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Representation becomes more than a talking point

“A breadth of ideas ensures that we are going after untapped angles and asking the right questions, which may not always be the most obvious.”

I’m going to say something that’s worth repeating: Representation matters. (Read all about it here and here.) We owe it to our audiences.

Journalists are empathetic by trade. We rely on our curiosities to steer us towards the unknown. We put ourselves in others’ shoes with the facts close at hand. But without a diversity in personal experience and background, we will never be able to truly encapsulate the human condition.

The need for parity and representation by gender and race was a major conversation in newsrooms (mine included) and in almost every industry this past year. In 2019, we will have to once and for all figure out what comes next. What happens after a person gets a foot in the door? The concept of representation is meaningless unless we commit to empowering and listening to new voices (more on that here and here).

A breadth of ideas ensures that we are going after untapped angles and asking the right questions, which may not always be the most obvious. It ensures that those at the table deciding what type of coverage to prioritize have checks and balances on their blind spots.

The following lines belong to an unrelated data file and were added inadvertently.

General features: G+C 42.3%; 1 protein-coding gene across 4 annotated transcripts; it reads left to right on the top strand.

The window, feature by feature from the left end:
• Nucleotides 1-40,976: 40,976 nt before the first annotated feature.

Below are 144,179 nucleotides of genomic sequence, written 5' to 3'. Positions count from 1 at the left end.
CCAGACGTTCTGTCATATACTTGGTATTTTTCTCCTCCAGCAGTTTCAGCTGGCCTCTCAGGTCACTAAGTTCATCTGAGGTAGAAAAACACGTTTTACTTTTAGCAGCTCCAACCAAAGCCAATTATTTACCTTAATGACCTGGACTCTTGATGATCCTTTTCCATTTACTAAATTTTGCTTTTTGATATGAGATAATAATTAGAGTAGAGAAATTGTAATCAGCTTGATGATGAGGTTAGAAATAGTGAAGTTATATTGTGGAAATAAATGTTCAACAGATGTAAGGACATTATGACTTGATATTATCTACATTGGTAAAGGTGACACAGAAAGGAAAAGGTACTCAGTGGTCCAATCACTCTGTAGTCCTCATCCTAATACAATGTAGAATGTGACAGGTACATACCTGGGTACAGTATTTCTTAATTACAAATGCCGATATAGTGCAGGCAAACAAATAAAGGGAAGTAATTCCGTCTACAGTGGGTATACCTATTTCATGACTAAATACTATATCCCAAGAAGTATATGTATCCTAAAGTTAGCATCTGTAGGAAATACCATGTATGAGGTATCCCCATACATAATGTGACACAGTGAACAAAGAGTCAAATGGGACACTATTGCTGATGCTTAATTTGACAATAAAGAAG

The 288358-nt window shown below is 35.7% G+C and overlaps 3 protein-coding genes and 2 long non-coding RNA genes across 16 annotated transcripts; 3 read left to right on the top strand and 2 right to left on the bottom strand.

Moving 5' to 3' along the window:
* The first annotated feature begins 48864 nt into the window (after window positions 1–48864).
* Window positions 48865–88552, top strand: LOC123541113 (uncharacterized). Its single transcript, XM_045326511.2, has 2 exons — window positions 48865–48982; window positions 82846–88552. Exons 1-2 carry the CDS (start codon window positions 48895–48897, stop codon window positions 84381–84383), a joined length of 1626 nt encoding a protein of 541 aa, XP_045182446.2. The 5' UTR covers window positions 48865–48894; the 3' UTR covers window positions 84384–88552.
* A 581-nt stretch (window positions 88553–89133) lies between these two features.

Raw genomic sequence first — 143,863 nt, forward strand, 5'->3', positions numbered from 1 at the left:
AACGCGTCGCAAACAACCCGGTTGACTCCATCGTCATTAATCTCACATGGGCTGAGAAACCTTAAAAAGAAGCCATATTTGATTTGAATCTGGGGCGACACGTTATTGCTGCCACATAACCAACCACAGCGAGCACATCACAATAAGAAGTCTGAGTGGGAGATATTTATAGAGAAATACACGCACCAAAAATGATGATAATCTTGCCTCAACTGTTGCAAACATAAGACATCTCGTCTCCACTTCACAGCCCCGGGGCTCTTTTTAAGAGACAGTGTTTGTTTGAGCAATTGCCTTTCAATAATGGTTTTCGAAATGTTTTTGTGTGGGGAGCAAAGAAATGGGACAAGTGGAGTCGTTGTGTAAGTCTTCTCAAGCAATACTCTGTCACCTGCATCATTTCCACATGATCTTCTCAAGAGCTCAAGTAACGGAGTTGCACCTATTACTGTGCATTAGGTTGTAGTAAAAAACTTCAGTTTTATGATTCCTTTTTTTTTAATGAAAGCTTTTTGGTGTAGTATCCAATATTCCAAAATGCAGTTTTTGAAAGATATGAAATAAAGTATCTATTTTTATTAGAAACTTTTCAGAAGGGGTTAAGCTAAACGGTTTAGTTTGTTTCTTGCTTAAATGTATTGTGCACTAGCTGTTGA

In an age where we often learn the news alongside our readers and viewers and listeners and crank out never-ending updates, this varied thought is key to making sure we aren’t ignoring anyone. It’s how we retain our audiences, and how we connect with those beyond.

A newsroom that reflects its community is crucial to providing context and perspective. But we’ve got work to do. “Newsroom employees are more likely to be white and male than U.S. workers overall,” a November Pew report found.

Effective representation isn’t about checking a quota box for the number of women or people of color, as it’s been said time and time again. It’s about providing people with the right tools for growth in a space where they are empowered, mentored, and encouraged to use their voices. Competition is often at the heart of what we do. But if we default to collaboration in our pursuits of bettering journalism and strengthening our newsrooms, we will be stronger for it. We owe it to each other.

Colleen Shalby is an engagement editor for the Los Angeles Times.

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